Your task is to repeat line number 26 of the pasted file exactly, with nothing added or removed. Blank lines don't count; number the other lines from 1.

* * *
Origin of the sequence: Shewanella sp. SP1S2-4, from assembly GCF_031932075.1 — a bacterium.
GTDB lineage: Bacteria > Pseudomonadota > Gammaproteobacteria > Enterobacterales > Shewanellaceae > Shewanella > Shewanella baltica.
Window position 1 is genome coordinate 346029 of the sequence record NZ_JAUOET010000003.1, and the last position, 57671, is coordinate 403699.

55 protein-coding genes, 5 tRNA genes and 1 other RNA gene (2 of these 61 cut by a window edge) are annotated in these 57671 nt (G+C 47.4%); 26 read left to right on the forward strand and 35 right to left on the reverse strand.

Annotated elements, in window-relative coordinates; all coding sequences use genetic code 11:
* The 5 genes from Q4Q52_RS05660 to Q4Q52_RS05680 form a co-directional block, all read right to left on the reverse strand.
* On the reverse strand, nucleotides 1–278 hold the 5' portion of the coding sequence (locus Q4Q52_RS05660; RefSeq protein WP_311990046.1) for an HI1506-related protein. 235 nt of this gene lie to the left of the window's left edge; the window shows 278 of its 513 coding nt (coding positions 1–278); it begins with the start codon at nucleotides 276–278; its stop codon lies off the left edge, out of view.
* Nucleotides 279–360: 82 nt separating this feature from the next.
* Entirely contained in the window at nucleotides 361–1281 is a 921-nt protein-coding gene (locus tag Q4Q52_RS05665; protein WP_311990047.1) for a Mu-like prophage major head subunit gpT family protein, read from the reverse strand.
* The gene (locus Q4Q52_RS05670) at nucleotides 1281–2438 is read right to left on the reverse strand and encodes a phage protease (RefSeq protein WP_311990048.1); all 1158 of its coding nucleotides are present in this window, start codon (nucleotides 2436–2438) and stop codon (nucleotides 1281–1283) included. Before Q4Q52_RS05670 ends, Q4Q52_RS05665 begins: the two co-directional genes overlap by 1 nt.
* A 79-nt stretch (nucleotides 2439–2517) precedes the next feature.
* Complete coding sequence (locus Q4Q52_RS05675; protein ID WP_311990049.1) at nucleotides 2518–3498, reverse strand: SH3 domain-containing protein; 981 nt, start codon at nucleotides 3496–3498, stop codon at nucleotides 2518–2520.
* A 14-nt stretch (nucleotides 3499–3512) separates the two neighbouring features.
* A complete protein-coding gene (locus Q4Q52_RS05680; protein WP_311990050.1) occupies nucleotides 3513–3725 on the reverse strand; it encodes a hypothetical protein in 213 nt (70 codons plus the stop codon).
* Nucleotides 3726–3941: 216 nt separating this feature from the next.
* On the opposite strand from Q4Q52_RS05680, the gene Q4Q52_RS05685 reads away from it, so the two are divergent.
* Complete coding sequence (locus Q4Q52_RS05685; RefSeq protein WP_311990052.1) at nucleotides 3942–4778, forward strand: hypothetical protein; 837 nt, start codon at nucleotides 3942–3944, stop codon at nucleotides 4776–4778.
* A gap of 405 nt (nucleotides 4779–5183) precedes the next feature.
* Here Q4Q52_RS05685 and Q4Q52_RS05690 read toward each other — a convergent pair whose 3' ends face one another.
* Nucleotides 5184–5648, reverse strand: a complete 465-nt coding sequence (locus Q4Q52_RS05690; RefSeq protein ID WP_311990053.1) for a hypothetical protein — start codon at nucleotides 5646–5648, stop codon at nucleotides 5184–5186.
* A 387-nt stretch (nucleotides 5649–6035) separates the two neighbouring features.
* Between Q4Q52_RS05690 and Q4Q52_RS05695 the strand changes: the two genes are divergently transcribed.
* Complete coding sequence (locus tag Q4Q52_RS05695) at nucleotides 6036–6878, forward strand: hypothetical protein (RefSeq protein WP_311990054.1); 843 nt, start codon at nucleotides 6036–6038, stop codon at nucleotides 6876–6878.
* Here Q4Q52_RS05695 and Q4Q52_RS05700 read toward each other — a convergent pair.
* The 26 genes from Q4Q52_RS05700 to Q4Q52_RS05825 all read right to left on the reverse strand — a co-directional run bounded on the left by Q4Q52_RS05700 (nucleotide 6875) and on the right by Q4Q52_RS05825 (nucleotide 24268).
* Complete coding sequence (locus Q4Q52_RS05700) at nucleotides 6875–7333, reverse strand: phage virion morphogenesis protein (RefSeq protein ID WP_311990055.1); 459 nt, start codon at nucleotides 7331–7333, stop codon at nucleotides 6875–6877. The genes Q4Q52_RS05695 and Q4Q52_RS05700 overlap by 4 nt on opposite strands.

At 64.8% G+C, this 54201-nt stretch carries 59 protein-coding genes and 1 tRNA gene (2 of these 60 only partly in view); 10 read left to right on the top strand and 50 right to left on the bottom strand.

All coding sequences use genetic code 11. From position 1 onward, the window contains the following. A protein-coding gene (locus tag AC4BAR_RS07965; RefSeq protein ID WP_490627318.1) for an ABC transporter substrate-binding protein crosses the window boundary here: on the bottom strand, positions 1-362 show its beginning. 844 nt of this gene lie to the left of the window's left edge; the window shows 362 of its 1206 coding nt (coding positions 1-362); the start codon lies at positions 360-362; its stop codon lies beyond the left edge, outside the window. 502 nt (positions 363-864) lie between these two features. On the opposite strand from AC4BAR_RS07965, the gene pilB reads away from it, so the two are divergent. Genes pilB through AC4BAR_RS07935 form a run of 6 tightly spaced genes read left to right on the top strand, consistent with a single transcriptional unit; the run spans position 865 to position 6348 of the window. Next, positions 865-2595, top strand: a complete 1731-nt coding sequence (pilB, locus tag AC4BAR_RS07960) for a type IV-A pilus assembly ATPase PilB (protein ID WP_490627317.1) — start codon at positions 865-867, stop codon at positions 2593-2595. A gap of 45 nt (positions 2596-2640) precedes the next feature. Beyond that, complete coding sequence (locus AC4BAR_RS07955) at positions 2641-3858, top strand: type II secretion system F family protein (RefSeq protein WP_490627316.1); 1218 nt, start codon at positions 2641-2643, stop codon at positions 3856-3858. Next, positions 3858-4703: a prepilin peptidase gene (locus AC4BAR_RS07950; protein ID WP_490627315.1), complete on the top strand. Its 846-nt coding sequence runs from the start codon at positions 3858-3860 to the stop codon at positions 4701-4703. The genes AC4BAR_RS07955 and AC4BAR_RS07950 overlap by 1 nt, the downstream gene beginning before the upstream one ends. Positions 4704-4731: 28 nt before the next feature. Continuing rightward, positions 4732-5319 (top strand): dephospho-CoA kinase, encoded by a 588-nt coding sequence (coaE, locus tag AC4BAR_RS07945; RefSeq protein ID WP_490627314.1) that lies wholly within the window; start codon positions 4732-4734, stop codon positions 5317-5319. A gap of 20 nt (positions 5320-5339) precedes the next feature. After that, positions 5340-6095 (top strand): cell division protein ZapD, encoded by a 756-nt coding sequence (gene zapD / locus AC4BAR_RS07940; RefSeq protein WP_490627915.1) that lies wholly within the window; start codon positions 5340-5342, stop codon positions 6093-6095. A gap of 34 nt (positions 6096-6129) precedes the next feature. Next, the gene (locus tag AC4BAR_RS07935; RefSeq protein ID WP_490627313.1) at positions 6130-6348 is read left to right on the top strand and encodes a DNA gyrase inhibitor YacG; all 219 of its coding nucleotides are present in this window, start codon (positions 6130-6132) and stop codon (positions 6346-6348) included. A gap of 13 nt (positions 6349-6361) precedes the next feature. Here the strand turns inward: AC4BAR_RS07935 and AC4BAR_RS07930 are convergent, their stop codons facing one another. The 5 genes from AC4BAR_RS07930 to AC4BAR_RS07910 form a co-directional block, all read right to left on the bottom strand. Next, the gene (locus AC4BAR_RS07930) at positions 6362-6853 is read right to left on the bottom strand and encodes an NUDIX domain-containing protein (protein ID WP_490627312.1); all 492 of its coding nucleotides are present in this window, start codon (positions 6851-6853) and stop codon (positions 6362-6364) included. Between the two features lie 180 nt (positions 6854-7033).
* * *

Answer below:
* Complete coding sequence (locus Q4Q52_RS05700) at nucleotides 6875–7333, reverse strand: phage virion morphogenesis protein (RefSeq protein ID WP_311990055.1); 459 nt, start codon at nucleotides 7331–7333, stop codon at nucleotides 6875–6877. The genes Q4Q52_RS05695 and Q4Q52_RS05700 overlap by 4 nt on opposite strands.